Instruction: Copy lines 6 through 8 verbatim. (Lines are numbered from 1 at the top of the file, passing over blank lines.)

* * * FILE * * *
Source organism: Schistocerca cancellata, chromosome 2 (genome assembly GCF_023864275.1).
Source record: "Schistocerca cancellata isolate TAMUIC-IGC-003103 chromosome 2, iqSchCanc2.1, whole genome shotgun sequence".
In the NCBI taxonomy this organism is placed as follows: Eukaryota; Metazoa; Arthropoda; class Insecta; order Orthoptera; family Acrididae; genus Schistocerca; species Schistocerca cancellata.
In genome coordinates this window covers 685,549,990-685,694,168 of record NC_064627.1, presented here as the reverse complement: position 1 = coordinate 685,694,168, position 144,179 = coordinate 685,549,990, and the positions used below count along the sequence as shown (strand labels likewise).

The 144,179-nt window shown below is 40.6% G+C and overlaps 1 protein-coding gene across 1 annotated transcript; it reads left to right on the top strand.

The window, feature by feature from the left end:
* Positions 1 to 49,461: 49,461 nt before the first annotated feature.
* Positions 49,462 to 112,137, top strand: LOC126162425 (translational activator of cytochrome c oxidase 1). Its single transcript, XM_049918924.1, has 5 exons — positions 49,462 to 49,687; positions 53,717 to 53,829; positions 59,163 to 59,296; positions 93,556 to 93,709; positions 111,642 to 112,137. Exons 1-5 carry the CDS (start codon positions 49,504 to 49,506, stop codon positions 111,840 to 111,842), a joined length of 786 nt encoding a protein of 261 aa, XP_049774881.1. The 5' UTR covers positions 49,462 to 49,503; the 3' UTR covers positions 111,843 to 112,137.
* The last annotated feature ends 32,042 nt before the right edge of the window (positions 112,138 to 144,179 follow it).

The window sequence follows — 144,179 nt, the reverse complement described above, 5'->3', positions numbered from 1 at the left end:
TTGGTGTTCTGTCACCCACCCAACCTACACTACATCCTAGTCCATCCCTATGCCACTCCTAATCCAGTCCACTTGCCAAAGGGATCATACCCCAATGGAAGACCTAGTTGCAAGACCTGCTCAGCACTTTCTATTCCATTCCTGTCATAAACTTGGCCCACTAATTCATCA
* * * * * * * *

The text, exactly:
The window, feature by feature from the left end:
* Positions 1 to 49,461: 49,461 nt before the first annotated feature.
* Positions 49,462 to 112,137, top strand: LOC126162425 (translational activator of cytochrome c oxidase 1). Its single transcript, XM_049918924.1, has 5 exons — positions 49,462 to 49,687; positions 53,717 to 53,829; positions 59,163 to 59,296; positions 93,556 to 93,709; positions 111,642 to 112,137. Exons 1-5 carry the CDS (start codon positions 49,504 to 49,506, stop codon positions 111,840 to 111,842), a joined length of 786 nt encoding a protein of 261 aa, XP_049774881.1. The 5' UTR covers positions 49,462 to 49,503; the 3' UTR covers positions 111,843 to 112,137.